David Witt is the Program Director for The Ken Blanchard Companies. In this role David serves as the editor of the company’s Ignite! e-newsletter (www.kenblanchard.com/ignite) moderator of the company’s LeaderChat blog (www.leaderchat.org) and host of the company’s monthly webinar programming. In these three roles David reaches more than 75,000 people each month bringing both readers and listeners new forecasts, perspectives, and insights on workforce and workplace issues. Prior to his role as Program Director, David was a Senior Researcher with The Ken Blanchard Companies Office of the Future—the long range research arm of the company. He is the co-author of the Blanchard whitepaper Employee Work Passion: The New Rules of Engagement.
At a recent conference in Richmond, VA, I had a chance to conduct a workshop with 160 Legislative Clerks and Secretaries. It was part of a week-long National Conference of State Legislatures. The topic for the morning session was Creating an Engaging Work Environment. In an exercise during the session, I asked participants to remember a time when they were the most engaged in their work environments.
Participants thought back over their past and present experiences and shared with each other some of the factors that created such an engaging environment. Factors such as meaningful work, growth opportunities, collaborative work environment, trusting and caring relationships were all mentioned.
Next we looked specifically at their present roles and work environments. Using a six point scale they evaluated their current work environment on 12 different factors that Blanchard research has identified as contributing to individual engagement and passion.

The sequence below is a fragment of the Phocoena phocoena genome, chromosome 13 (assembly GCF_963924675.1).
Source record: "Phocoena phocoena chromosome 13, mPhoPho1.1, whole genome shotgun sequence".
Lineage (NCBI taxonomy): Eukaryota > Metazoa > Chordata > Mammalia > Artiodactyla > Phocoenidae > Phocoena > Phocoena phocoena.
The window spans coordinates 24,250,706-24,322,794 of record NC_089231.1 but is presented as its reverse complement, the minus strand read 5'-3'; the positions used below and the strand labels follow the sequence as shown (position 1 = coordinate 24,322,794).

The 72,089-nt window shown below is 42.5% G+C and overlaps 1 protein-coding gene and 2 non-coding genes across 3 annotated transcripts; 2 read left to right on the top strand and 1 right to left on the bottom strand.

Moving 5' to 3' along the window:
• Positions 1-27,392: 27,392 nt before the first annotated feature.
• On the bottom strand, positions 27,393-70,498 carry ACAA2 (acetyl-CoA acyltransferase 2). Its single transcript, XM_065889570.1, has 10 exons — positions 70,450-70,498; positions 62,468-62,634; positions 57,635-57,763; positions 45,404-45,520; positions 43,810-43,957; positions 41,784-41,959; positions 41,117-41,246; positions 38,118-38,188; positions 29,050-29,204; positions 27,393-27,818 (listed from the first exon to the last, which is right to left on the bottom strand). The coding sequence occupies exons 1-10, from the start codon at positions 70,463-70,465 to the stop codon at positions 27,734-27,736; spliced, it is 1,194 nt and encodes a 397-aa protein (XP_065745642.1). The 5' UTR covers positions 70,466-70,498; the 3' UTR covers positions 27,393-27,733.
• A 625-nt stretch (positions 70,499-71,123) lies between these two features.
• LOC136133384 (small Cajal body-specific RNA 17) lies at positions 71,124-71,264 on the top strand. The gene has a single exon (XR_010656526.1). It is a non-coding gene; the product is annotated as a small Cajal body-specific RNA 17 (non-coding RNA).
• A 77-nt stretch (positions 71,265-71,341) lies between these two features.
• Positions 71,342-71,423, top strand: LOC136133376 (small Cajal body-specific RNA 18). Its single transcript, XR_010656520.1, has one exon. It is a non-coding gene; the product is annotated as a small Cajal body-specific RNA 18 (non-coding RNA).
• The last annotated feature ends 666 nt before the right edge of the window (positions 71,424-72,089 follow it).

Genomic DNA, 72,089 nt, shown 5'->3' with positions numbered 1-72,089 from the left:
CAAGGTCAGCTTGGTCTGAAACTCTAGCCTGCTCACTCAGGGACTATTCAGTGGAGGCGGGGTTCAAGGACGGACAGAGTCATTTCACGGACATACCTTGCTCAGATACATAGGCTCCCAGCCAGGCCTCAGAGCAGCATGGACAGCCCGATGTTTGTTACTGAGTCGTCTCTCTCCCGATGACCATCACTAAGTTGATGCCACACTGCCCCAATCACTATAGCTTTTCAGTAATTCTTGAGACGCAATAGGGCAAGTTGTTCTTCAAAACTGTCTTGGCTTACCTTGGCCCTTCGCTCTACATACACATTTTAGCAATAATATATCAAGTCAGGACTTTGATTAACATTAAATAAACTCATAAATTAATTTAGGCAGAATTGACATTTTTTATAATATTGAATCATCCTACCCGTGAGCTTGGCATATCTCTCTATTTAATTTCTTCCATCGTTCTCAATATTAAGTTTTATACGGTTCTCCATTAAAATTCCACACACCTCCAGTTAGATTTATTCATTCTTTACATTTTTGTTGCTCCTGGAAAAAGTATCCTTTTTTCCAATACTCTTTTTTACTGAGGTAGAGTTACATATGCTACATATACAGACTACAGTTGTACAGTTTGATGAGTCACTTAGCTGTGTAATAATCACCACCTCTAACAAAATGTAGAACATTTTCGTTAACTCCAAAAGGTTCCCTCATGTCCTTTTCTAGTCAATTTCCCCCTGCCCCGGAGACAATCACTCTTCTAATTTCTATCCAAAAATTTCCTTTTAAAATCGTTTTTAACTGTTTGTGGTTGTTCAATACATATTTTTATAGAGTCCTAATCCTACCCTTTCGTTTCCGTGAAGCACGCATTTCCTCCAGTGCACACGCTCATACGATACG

While their scores averaged a “4” on the 6-point scale, there were also “2s” and “6s” included in that average. This is true anytime you bring a group of people together—there is always a wide variation of scores that an average often conceals. While an organization may score a “4” overall, the reality is that the average represents some low scores as well as pockets of excellence.
So what does a smart leader do? Actively seek out both groups for more information.
You want to identify low scores early on so you can address them. You also want to identify pockets of excellence so that you can learn from them. In our work with clients, one of the biggest ways we help is by identifying these high performing pockets so that best practices can be shared with others.
4 steps to identifying your pockets of excellence
How’s your organization doing when it comes to measuring overall engagement levels? Do you know where your pockets of excellence are operating? If not, here’s a 4-step process to get you started.
- Conduct an employee engagement survey across your entire organization. Be sure to capture responses from as many different functions, sub-units, and teams as possible. Survey widely.
- Review responses and look for patterns at the team, functional, or location level. Identify your individual pockets of disengagement and pockets of excellence.
- Conduct follow-up interviews—especially with your pockets of excellence. Your goal is to find out what is contributing to high ratings. What managerial practices or environmental factors are contributing to positive employee perceptions?
- Share best practices broadly across other units. Share the practical strategies that you discover from individual teams and units with others in the organization.
Too often we think that the answer is “out there” somewhere. The best ideas are usually closer to home. Be sure that you are looking for them!